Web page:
My two cents. First, avoid dropping the log on concrete. I've seen large logs break concrete. I wondered how the guy I get New Guinea stuff got the giant poles in his backyard around. He said on the islands it was easy to get a bunch of guys to pick it up and load it for him. In the the US he had some truck put them in his back yard. Old ways are best though. You might easily get some 300-500 capacity tires and make a cart, but, the axles and all would be tested and it would not work well. Rolling it on pipes would be the easy way as long as you could strap it to something to keep it from going too fast and getting away from you. I would think you would carve it in place though and not want to move it after it's done.

I have been considering getting a huge log and putting a massive tiki in the corner of my yard. It would require a good bit of roughing with a chainsaw though. If I can get that done first and then the log delivered where I could carve at my leisure, that would be ideal. That's on down the road though.
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SilverLine
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Joined: Mar 02, 2004
Posts: 632
From: Kansas City
Posted: 2006-04-13 1:19 pm   Permalink

Well now you're making me wish I'd tried harder to claim one of these!! The fact is, I'm just not set up for anything this large (yet). The handy-dandy log weight calculator estimates one 4-foot section of that log to be 3,000 lbs. I just put a 300-pounder in the garage this morning. I can't imaging moving something 10 times heavier.

How big does a balsa tree get??


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Polynesiac
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Joined: Jan 29, 2004
Posts: 2085
From: San Pedro, CA
Posted: 2006-04-13 6:08 pm   Permalink

About 5 months ago, I was walking by some tree trimmers that were taking down a canary palm on my way back from work. They were very efficient and had the tree down and ready to chop up in minutes. I approached and asked what they were going to do with the palm log and before I could explain why I wanted it, they said "you carve tikis? do you want the logs?" I said yes, but explained I had no way of getting it home and they said "where do you live? we'll drop it off!" Luckily I lived about 100 yards from where they were and it was only after they dropped off the logs that I realized just how huge and HEAVY they were.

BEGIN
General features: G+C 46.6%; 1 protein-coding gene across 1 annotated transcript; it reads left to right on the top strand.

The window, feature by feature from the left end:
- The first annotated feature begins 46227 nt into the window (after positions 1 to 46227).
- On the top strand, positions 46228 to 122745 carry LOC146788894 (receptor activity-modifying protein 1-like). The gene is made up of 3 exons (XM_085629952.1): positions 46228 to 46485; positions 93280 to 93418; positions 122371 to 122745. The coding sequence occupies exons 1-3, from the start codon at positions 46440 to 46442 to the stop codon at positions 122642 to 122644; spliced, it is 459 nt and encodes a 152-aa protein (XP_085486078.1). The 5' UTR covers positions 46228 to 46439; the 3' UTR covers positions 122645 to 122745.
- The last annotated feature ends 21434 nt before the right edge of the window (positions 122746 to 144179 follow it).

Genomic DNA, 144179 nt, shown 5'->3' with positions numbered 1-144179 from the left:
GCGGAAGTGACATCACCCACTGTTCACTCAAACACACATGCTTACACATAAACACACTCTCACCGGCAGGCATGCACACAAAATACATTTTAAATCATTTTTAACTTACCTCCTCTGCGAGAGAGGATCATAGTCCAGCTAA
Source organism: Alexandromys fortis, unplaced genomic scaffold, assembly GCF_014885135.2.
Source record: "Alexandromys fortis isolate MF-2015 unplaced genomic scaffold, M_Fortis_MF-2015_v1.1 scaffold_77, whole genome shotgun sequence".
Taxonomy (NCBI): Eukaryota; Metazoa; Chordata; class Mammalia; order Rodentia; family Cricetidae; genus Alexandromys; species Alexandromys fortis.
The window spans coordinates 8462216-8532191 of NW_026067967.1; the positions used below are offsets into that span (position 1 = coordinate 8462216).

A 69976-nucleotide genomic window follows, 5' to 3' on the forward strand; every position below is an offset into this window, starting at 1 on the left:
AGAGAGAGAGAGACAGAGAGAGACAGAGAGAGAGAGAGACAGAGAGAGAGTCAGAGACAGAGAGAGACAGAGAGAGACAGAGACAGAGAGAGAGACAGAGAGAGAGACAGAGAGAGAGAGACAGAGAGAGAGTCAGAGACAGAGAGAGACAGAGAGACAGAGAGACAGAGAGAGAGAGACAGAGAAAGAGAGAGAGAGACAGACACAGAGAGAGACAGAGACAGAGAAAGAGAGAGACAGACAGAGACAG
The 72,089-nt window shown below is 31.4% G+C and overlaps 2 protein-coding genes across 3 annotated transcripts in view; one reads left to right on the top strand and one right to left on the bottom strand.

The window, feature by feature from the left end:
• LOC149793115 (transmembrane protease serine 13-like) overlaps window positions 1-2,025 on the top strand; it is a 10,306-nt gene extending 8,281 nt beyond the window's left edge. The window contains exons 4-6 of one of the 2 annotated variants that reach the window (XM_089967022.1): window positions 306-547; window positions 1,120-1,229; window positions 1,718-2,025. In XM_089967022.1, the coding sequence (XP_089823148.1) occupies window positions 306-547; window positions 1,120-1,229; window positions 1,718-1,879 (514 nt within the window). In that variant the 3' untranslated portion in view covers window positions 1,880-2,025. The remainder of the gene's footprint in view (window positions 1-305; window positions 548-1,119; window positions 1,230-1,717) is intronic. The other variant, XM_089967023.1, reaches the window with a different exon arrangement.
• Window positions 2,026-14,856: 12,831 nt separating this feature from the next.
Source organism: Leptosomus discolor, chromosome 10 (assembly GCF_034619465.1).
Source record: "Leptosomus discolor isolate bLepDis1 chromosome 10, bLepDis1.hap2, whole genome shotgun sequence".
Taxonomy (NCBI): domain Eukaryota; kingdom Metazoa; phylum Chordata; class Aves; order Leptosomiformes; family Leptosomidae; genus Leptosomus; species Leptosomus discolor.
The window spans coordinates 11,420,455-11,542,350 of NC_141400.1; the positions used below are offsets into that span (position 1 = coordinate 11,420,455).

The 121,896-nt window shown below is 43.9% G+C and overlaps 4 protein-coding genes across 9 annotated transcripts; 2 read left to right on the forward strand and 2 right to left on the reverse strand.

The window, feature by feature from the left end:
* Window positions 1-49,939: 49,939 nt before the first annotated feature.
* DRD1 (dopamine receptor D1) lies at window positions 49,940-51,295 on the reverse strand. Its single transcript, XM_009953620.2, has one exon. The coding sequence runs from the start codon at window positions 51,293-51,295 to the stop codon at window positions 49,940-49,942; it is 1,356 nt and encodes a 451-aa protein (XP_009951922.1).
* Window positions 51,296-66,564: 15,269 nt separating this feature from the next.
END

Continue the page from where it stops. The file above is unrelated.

They turned out to be slieghtly larger than 2 feet in diameter and cut into a 4 foot section and two 3.5 foot sections. At first I was bummed that I didn't specify a 6 foot section, but it's been over 5 months now and I can just barely roll them on my own. To add to all that, my carving area is 32 steps uphill from my driveway, so when I do start carving these I'll meet a lot of people again. I'm looking forward to it.

On a side note (no pictures unfortunately) a 40+ foot canary palm came down along paseo del mar here in 'pedro and when I went to check it out and grab some, the trimmers had chopped it up into 6 foot sections and stacked two trunks ontop of each other. when I walked up to them they were WAY over my head! they looked like more than 4 feet in diameter! I had to decline becuae not only would they not fit in my driveway, but I really am not set up to carve such hernia sized pieces!!!